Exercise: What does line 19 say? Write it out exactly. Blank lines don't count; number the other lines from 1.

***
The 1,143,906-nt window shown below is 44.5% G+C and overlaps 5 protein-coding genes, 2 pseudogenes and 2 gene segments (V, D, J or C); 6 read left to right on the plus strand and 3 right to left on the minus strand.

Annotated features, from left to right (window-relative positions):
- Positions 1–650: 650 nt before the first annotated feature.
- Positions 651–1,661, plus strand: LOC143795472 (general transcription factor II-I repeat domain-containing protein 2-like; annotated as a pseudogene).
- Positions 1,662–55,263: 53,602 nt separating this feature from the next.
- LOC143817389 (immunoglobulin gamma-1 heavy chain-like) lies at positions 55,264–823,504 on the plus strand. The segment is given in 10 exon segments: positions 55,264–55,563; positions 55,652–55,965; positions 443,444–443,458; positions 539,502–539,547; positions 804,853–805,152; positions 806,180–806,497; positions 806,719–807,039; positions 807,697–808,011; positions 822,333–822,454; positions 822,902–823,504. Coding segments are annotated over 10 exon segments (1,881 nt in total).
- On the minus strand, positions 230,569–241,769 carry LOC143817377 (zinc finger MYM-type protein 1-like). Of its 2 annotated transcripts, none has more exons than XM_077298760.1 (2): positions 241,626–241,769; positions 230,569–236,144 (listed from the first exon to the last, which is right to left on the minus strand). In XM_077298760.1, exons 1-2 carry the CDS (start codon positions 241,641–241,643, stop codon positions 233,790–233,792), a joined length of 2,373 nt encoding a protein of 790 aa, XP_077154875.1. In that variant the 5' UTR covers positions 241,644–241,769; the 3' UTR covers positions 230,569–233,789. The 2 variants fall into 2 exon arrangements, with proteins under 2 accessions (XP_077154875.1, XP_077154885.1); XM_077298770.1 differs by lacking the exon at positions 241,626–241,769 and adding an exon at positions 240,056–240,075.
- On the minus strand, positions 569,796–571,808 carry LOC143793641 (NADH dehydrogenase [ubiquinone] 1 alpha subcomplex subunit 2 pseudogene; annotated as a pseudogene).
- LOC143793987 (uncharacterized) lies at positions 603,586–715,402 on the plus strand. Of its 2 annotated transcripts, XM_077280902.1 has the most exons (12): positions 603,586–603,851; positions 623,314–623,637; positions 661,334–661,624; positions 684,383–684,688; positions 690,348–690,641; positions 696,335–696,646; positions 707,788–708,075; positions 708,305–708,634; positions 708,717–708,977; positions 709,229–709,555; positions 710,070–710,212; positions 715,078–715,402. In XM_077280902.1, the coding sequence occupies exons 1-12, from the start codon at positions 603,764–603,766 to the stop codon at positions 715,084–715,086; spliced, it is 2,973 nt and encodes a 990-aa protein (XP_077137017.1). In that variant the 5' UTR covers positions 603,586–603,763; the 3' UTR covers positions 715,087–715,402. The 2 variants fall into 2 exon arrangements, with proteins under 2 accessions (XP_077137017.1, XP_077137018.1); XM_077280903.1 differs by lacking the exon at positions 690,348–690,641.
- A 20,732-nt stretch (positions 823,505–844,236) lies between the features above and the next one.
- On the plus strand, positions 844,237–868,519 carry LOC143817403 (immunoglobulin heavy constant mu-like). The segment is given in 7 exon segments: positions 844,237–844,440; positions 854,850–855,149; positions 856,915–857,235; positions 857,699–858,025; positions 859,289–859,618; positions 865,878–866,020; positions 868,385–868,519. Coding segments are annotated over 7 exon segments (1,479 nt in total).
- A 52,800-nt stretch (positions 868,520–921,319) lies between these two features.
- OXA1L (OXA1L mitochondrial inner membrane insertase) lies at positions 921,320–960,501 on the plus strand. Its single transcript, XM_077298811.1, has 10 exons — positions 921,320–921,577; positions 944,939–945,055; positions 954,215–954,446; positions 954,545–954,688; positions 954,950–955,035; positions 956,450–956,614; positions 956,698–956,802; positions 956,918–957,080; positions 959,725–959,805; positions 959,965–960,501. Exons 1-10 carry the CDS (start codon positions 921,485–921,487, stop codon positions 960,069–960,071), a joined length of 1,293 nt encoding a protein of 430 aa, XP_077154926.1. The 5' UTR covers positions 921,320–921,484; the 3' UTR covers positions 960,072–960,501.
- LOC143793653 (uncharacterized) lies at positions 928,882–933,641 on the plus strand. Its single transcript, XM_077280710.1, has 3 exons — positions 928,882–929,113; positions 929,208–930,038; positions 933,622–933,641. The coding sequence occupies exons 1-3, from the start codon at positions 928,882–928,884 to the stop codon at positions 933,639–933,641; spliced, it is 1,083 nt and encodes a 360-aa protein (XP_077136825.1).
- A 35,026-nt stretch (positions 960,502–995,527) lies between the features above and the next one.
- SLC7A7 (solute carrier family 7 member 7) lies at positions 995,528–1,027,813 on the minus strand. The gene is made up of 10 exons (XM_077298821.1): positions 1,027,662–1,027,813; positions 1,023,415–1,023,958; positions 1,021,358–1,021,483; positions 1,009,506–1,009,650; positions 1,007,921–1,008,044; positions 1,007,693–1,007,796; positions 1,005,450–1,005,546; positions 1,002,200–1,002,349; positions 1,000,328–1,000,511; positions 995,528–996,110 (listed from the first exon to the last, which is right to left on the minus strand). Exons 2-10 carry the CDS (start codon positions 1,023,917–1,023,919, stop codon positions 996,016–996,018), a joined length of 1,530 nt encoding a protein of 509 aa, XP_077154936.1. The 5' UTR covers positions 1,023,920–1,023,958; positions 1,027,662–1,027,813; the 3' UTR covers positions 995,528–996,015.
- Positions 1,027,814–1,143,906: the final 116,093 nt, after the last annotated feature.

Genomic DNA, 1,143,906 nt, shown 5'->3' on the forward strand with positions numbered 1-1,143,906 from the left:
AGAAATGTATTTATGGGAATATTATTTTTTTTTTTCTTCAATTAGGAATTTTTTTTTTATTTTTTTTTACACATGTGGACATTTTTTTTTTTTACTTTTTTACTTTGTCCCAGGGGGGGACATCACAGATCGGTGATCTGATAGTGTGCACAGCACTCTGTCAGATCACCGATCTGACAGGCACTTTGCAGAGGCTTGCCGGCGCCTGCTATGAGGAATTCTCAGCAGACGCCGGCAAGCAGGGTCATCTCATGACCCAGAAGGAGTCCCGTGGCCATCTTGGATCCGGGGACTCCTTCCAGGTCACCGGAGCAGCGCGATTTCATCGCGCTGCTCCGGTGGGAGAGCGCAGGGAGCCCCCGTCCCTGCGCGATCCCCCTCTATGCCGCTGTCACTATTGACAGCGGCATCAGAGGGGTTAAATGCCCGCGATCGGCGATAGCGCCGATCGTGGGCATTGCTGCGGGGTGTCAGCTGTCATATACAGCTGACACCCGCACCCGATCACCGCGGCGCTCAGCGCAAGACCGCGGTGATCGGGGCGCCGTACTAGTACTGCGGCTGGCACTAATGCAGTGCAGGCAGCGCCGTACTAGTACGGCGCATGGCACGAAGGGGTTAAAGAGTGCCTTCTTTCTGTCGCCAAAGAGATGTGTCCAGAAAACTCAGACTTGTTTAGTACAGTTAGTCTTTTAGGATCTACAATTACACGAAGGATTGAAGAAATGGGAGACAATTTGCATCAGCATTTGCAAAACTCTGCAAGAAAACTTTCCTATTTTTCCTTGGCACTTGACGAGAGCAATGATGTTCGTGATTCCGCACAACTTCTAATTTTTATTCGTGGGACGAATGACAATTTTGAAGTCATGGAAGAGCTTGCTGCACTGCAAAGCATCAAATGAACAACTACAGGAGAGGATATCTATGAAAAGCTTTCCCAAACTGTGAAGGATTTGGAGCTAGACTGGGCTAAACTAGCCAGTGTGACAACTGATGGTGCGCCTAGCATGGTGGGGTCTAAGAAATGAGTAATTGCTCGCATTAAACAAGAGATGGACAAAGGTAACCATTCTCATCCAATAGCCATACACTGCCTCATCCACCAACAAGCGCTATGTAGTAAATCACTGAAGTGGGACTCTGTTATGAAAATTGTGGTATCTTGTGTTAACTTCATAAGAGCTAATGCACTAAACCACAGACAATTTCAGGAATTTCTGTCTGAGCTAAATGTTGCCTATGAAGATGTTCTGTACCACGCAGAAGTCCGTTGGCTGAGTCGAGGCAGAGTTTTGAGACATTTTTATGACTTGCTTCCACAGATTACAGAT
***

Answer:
AGAAATGTATTTATGGGAATATTATTTTTTTTTTTCTTCAATTAGGAATTTTTTTTTTATTTTTTTTTACACATGTGGACATTTTTTTTTTTTACTTTTTTACTTTGTCCCAGGGGGGGACATCACAGATCGGTGATCTGATAGTGTGCACAGCACTCTGTCAGATCACCGATCTGACAGGCACTTTGCAGAGGCTTGCCGGCGCCTGCTATGAGGAATTCTCAGCAGACGCCGGCAAGCAGGGTCATCTCATGACCCAGAAGGAGTCCCGTGGCCATCTTGGATCCGGGGACTCCTTCCAGGTCACCGGAGCAGCGCGATTTCATCGCGCTGCTCCGGTGGGAGAGCGCAGGGAGCCCCCGTCCCTGCGCGATCCCCCTCTATGCCGCTGTCACTATTGACAGCGGCATCAGAGGGGTTAAATGCCCGCGATCGGCGATAGCGCCGATCGTGGGCATTGCTGCGGGGTGTCAGCTGTCATATACAGCTGACACCCGCACCCGATCACCGCGGCGCTCAGCGCAAGACCGCGGTGATCGGGGCGCCGTACTAGTACTGCGGCTGGCACTAATGCAGTGCAGGCAGCGCCGTACTAGTACGGCGCATGGCACGAAGGGGTTAAAGAGTGCCTTCTTTCTGTCGCCAAAGAGATGTGTCCAGAAAACTCAGACTTGTTTAGTACAGTTAGTCTTTTAGGATCTACAATTACACGAAGGATTGAAGAAATGGGAGACAATTTGCATCAGCATTTGCAAAACTCTGCAAGAAAACTTTCCTATTTTTCCTTGGCACTTGACGAGAGCAATGATGTTCGTGATTCCGCACAACTTCTAATTTTTATTCGTGGGACGAATGACAATTTTGAAGTCATGGAAGAGCTTGCTGCACTGCAAAGCATCAAATGAACAACTACAGGAGAGGATATCTATGAAAAGCTTTCCCAAACTGTGAAGGATTTGGAGCTAGACTGGGCTAAACTAGCCAGTGTGACAACTGATGGTGCGCCTAGCATGGTGGGGTCTAAGAAATGAGTAATTGCTCGCATTAAACAAGAGATGGACAAAGGTAACCATTCTCATCCAATAGCCATACACTGCCTCATCCACCAACAAGCGCTATGTAGTAAATCACTGAAGTGGGACTCTGTTATGAAAATTGTGGTATCTTGTGTTAACTTCATAAGAGCTAATGCACTAAACCACAGACAATTTCAGGAATTTCTGTCTGAGCTAAATGTTGCCTATGAAGATGTTCTGTACCACGCAGAAGTCCGTTGGCTGAGTCGAGGCAGAGTTTTGAGACATTTTTATGACTTGCTTCCACAGATTACAGAT